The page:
In the middle of the performance, my mother leaned over and whispered into my ear: "This show is like watching a mad, talented, possessed, creative genius!"

Take a look at this video, and you'll understand what she means:

Savion Glover is performing through July 9th at the Joyce Theater @ 175 8th Avenue.
Tickets can be purchased here:

Exploring the Garment District

**I will be posting frequently over the next few days to document the adventures I've taken thus far in the season. After that, I will be posting at least once or twice a week (depending on the frequency of my adventures)**

Today, my mother and I went down to the Garment District to do some shopping.

Credit: Wikipedia
Men pulling racks of clothing in the Garment District 1955

The Garment District, also known as the Fashion District, stretches from West 34th Street to West 42nd Street. Along the side streets, you will find stores selling fabric, trimmings, and clothes at wholesale prices.

Jews were notoriously part of the "shmata business," especially at the turn on of the 20th Century when thousands of Jewish immigrants landed on American shores looking for work.

Unfortunately, the garment industry has declined in America over the last few decades because of cheaper labor overseas. However, the district is still packed with fashion designers and showrooms tucked away in buildings all down the busy city streets.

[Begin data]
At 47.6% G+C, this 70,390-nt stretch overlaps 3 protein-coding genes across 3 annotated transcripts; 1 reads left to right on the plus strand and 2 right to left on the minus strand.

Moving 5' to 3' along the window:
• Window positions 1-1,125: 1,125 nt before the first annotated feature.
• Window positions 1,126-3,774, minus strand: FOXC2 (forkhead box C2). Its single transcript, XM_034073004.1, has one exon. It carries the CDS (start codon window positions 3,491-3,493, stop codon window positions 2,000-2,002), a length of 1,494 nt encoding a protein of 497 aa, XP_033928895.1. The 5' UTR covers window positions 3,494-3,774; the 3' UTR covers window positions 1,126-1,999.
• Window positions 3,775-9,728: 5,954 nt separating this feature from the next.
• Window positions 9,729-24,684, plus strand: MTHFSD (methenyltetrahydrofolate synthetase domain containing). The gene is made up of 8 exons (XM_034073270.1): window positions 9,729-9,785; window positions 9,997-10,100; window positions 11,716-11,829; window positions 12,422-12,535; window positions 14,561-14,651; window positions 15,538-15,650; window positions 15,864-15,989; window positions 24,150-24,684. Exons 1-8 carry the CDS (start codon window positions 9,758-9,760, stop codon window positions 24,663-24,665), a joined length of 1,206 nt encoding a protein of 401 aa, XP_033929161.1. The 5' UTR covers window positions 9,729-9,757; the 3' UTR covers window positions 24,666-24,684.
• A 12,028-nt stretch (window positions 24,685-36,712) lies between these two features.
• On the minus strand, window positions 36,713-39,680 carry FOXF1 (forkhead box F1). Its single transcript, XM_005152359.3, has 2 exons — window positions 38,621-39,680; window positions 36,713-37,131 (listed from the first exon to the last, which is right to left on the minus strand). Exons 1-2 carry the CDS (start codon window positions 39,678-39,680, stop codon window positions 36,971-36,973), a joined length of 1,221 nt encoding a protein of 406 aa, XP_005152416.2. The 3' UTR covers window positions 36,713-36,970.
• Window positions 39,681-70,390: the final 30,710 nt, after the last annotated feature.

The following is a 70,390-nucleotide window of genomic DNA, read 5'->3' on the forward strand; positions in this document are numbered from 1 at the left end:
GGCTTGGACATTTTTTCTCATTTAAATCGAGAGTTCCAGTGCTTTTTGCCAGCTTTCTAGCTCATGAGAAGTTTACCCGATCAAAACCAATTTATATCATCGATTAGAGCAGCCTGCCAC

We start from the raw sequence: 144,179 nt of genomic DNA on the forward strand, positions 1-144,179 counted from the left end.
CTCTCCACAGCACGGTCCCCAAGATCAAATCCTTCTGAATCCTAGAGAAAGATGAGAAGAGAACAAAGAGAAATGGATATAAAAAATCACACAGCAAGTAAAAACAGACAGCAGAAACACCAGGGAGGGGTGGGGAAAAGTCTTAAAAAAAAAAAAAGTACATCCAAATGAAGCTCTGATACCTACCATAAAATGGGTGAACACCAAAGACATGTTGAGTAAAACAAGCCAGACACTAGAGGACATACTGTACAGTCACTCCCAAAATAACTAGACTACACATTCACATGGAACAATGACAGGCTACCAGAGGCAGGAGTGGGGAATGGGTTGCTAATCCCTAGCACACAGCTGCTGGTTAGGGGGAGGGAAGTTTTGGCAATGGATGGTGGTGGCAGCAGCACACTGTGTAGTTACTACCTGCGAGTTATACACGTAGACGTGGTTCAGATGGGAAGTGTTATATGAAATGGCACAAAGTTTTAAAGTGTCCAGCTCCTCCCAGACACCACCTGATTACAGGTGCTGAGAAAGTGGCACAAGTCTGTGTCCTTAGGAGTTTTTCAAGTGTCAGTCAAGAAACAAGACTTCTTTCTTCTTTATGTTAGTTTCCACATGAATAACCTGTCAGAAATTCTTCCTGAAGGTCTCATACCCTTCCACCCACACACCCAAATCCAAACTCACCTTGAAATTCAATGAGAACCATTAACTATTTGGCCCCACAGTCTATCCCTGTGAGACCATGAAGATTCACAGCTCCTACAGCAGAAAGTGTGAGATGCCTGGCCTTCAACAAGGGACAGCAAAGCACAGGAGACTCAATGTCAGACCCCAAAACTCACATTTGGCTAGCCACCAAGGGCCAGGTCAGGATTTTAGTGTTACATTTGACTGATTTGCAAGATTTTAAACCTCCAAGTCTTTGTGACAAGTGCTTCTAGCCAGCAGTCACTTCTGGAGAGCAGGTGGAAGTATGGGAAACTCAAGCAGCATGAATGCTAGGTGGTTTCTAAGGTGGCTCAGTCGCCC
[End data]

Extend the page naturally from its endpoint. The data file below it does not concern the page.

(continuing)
7th Avenue is called Fashion Avenue!

We had special arrangements to visit a showroom in the Fashion District which specializes in fashionable modest clothing. It was a lot of fun to check out a showroom and see items without jacked up retail prices!

As we walked down the streets in the Garment District, we noticed that many wholesale stores were having sample sales. In the Fall, I always like to attend the Portolano Sample Sale in the Garment District (where you don't have to be a size 0-2 to fit into the sample sizes). In a small showroom on an upper floor of a building, they sell high quality cashmere and leather goods at very discounted prices.

I love to buy their beautiful colorful leather gloves which retail at well over $70, but I can purchase at the sale for around $20 (or more depending on the style). I've worn a lovely pair of orange leather gloves lined with cashmere for the past few winters which I purchased for only $20.

If you are in search of some fabric, be sure to check out Mood Fabrics (, made famous by the television show Project Runway. You can literally get lost in the rows and rows of fabulous fabrics in all designs and colors.

If you are an amateur clothing designer, or if you are in need of some fabric to add onto an outfit or something, this is the store for you!

photo credit:

You may also want to just walk down the streets and check out some of the little family-owned fabric stores. A few years ago, I was search of some black chiffon to make a sash for a dress, and I walked into a small store and managed to haggle down the price to something more reasonable.


Go with some friends down the Garment District and just choose any block to walk down and explore. Make yourselves a scavenger hunt and or play I Spy... you will have plenty to see!